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The Secret MountainReview by Keith Robinson (April 25, 2006)
My word, this series is almost on a par with the Adventure series! The Secret Mountain in particular feels very much like one or more of the Adventure books, as the children are trekking through the jungles of Africa to find the strange, foreboding secret mountain where they believe their parents are being held captive. While the Famous Five are confined to Dorset, Devon and Cornwall, and the Five Find-Outers hardly even leave their own village, here we have Mike, Jack, Peggy and Nora, together with Prince Paul, flying to the heart of Africa on a dangerous mission that might just get them all killed!
The story opens with a setup that I thought was a little too fast and more than a little contrived. The first chapter opens with the children at an aerodrome saying goobye to Captain and Mrs Arnold as the "most famous pilots in the world" take off in their small but powerful aeroplane, the White Swallow, on their planned trip to Africa, where it's said they will probably "break another record" in aviation history. Then, a page or so later, the boys and girls are back at their respective schools following the progress of the flight in the newspapers. But one day the headlines reveal something shocking: NO NEWS OF THE ARNOLDS, they announce. STRANGE SILENCE. WHAT HAS HAPPENED TO THE WHITE SWALLOW?
Worry and tension set in, and half-term comes with no sign of the pilots. The children are to stay at their parents' flat in London for a few days, with Dimmy coming to join them from Spiggy Holes, and Prince Paul due to arrive after tea. Dimmy tries to reassure the children that everything is being done to find the Arnolds, and takes them to the cinema where, for a little while at least, they forget their worries. Then Prince Paul arrives, and he's full of excitement. He's been given an aeroplane as a birthday present! And, because Paul is so young, naturally his father has sent him a fine pilot too. Still recovering from their surprise, the children barely have time to comment on what a lucky so-and-so the Prince is when, from outside, a voice yells, "Paper! Evening paper! Lost aeroplane found! White Swallow found!" Eagerly the children rush downstairs to read the news, and they find, to their horror, that their parents' plane has been found somewhere in Africa, safe and sound on the ground but with no sign of the Arnolds. They're still missing, and the natives know nothing.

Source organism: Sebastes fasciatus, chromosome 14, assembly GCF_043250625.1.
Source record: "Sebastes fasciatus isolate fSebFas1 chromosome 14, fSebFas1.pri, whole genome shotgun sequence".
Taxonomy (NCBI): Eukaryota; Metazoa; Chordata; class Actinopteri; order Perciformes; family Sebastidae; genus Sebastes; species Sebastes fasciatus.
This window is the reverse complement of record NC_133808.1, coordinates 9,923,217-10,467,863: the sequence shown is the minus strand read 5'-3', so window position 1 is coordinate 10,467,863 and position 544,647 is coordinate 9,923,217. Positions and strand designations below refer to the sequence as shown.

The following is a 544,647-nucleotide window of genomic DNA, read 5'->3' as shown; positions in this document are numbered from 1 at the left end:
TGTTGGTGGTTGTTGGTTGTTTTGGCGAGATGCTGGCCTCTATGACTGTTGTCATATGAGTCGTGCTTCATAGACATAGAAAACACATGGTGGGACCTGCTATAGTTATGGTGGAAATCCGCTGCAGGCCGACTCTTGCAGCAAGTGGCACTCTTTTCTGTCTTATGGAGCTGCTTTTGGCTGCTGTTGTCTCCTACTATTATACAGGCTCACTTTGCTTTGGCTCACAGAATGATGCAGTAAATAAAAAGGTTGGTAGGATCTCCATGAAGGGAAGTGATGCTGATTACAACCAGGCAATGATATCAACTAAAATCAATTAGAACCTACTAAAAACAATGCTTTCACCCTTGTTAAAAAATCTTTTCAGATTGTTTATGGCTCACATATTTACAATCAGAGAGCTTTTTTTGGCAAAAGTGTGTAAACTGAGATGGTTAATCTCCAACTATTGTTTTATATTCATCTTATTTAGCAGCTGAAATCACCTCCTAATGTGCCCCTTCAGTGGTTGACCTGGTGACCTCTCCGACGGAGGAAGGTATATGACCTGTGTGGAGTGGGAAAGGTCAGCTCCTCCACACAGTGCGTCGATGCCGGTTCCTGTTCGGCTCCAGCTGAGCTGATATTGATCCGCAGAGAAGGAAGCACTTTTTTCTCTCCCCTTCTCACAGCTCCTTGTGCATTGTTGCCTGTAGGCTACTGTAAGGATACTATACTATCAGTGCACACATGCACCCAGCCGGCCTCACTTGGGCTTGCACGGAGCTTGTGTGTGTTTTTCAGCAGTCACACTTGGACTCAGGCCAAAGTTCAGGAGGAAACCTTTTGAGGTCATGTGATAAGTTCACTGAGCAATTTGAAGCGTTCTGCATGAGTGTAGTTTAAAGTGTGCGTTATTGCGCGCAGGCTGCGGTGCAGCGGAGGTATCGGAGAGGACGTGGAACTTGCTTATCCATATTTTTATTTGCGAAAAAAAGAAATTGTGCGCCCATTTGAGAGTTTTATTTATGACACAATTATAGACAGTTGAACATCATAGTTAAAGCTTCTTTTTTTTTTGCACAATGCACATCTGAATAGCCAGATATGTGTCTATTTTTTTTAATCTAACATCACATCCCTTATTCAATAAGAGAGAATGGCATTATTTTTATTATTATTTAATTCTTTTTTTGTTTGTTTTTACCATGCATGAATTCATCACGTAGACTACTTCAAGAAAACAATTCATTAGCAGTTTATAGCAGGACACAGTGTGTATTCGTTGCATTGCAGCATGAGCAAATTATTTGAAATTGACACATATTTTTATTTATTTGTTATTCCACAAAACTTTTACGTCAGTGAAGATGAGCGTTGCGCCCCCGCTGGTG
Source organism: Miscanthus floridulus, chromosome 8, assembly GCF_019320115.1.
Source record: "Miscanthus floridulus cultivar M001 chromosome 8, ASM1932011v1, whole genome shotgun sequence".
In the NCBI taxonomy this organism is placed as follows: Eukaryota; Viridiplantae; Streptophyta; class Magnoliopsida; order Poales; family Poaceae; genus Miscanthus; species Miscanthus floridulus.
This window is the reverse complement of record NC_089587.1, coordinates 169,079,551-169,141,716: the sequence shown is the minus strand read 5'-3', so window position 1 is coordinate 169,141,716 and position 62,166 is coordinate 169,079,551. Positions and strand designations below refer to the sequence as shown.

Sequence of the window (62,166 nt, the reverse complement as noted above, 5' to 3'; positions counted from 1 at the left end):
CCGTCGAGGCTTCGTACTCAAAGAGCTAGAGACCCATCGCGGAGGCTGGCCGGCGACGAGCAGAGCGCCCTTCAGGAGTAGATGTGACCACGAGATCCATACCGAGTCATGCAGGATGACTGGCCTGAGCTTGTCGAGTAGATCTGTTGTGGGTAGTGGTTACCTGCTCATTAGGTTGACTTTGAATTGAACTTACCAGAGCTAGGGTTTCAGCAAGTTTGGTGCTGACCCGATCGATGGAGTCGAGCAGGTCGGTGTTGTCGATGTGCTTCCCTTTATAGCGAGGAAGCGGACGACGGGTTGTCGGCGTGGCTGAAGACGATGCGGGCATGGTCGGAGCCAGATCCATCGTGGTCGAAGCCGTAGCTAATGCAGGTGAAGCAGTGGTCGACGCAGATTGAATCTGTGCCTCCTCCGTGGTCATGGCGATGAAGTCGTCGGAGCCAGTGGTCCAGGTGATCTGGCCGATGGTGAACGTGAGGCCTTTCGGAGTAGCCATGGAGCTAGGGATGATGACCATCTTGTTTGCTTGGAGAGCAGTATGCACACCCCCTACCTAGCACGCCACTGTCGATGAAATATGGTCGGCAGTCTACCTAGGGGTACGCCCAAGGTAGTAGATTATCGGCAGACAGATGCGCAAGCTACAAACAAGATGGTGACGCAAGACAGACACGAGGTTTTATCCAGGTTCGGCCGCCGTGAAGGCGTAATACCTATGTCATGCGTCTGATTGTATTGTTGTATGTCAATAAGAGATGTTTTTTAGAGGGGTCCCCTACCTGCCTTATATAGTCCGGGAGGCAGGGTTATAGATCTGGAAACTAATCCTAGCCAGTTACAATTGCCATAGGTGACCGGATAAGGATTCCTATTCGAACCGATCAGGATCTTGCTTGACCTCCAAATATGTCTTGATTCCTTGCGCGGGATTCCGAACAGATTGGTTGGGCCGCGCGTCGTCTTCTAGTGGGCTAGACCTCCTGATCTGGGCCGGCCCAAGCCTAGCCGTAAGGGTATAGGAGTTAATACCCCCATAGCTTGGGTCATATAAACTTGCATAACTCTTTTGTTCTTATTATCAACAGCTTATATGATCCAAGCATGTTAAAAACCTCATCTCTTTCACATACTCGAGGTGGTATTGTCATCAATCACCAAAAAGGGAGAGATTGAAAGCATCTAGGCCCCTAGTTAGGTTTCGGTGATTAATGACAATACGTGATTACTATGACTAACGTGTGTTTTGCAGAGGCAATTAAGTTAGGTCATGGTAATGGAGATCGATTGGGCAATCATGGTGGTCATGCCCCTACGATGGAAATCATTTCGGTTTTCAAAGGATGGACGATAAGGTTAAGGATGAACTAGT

"I wish to goodness we could go to Africa and look for them," says Mike... And, yes, you guessed it—Prince Paul's eyes shine and he gets all excited and says, "We will go! What about my new aeroplane! We can go in that—and Pilescu, my pilot, can take us!" Oh, how I groaned at the way all this was delivered. It's just soooo convenient. It reminded me of when the Find-Outers were wondering how they could possibly find a pair of twin babies and suddenly, just as they were talking about it, Bets spotted a poster stuck to the window announcing a forthcoming baby show in the village!
But The Secret Mountain is excellent from this point onwards, although don't forget we've only got through one chapter so far! In chapter two the children set about persuading Pilescu, the Prince's pilot, right-hand man, and personal servant, that they should just fly to Africa right away. Pilescu is not happy about it, but agrees, and brings with him another man by the name of Ranni. With these capable adults taking control of the situation, and carrying guns as well, the children are confident and excited about the prospect of flying to Africa to find their parents.